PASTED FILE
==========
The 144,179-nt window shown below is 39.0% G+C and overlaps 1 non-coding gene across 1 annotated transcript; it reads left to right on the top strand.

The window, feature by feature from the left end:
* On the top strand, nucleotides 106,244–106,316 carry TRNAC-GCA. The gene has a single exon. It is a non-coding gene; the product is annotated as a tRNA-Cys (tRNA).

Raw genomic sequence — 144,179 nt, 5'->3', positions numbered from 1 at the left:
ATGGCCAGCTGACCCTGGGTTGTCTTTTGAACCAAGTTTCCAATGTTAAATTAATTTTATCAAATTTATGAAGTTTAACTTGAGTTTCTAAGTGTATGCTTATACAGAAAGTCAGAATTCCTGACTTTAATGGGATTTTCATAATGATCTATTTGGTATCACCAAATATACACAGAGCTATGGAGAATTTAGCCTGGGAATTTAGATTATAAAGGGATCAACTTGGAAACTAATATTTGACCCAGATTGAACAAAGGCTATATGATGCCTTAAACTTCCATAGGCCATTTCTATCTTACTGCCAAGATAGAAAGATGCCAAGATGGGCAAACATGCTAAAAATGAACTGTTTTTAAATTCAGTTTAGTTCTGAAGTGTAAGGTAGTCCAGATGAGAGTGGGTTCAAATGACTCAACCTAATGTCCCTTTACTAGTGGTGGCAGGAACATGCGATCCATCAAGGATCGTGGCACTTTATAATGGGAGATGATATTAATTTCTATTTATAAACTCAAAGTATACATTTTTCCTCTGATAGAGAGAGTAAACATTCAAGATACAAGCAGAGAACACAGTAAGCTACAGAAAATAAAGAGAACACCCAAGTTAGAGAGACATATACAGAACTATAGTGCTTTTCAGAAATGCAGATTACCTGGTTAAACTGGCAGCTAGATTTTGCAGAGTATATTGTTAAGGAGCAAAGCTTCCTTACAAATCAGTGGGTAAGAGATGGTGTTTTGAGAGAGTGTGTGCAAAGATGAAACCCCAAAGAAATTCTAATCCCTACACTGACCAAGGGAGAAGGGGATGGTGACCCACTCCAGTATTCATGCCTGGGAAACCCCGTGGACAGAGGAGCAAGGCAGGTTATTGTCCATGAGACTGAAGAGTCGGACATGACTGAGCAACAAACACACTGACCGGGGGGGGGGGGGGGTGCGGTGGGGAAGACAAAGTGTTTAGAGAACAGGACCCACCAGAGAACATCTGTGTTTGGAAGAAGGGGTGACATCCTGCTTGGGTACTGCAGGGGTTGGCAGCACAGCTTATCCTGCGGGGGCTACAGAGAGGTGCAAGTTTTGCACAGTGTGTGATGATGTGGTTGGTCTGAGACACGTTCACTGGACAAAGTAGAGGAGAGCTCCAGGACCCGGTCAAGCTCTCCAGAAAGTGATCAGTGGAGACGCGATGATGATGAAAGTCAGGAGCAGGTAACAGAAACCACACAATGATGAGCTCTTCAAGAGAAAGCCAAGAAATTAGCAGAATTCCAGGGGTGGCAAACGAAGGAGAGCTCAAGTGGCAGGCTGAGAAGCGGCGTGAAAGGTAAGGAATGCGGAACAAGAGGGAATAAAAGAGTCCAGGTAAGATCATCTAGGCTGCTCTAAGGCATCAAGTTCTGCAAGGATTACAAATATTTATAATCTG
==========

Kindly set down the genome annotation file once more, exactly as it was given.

The 144,179-nt window shown below is 39.0% G+C and overlaps 1 non-coding gene across 1 annotated transcript; it reads left to right on the top strand.

The window, feature by feature from the left end:
* On the top strand, nucleotides 106,244–106,316 carry TRNAC-GCA. The gene has a single exon. It is a non-coding gene; the product is annotated as a tRNA-Cys (tRNA).

Raw genomic sequence — 144,179 nt, 5'->3', positions numbered from 1 at the left:
ATGGCCAGCTGACCCTGGGTTGTCTTTTGAACCAAGTTTCCAATGTTAAATTAATTTTATCAAATTTATGAAGTTTAACTTGAGTTTCTAAGTGTATGCTTATACAGAAAGTCAGAATTCCTGACTTTAATGGGATTTTCATAATGATCTATTTGGTATCACCAAATATACACAGAGCTATGGAGAATTTAGCCTGGGAATTTAGATTATAAAGGGATCAACTTGGAAACTAATATTTGACCCAGATTGAACAAAGGCTATATGATGCCTTAAACTTCCATAGGCCATTTCTATCTTACTGCCAAGATAGAAAGATGCCAAGATGGGCAAACATGCTAAAAATGAACTGTTTTTAAATTCAGTTTAGTTCTGAAGTGTAAGGTAGTCCAGATGAGAGTGGGTTCAAATGACTCAACCTAATGTCCCTTTACTAGTGGTGGCAGGAACATGCGATCCATCAAGGATCGTGGCACTTTATAATGGGAGATGATATTAATTTCTATTTATAAACTCAAAGTATACATTTTTCCTCTGATAGAGAGAGTAAACATTCAAGATACAAGCAGAGAACACAGTAAGCTACAGAAAATAAAGAGAACACCCAAGTTAGAGAGACATATACAGAACTATAGTGCTTTTCAGAAATGCAGATTACCTGGTTAAACTGGCAGCTAGATTTTGCAGAGTATATTGTTAAGGAGCAAAGCTTCCTTACAAATCAGTGGGTAAGAGATGGTGTTTTGAGAGAGTGTGTGCAAAGATGAAACCCCAAAGAAATTCTAATCCCTACACTGACCAAGGGAGAAGGGGATGGTGACCCACTCCAGTATTCATGCCTGGGAAACCCCGTGGACAGAGGAGCAAGGCAGGTTATTGTCCATGAGACTGAAGAGTCGGACATGACTGAGCAACAAACACACTGACCGGGGGGGGGGGGGGGTGCGGTGGGGAAGACAAAGTGTTTAGAGAACAGGACCCACCAGAGAACATCTGTGTTTGGAAGAAGGGGTGACATCCTGCTTGGGTACTGCAGGGGTTGGCAGCACAGCTTATCCTGCGGGGGCTACAGAGAGGTGCAAGTTTTGCACAGTGTGTGATGATGTGGTTGGTCTGAGACACGTTCACTGGACAAAGTAGAGGAGAGCTCCAGGACCCGGTCAAGCTCTCCAGAAAGTGATCAGTGGAGACGCGATGATGATGAAAGTCAGGAGCAGGTAACAGAAACCACACAATGATGAGCTCTTCAAGAGAAAGCCAAGAAATTAGCAGAATTCCAGGGGTGGCAAACGAAGGAGAGCTCAAGTGGCAGGCTGAGAAGCGGCGTGAAAGGTAAGGAATGCGGAACAAGAGGGAATAAAAGAGTCCAGGTAAGATCATCTAGGCTGCTCTAAGGCATCAAGTTCTGCAAGGATTACAAATATTTATAATCTG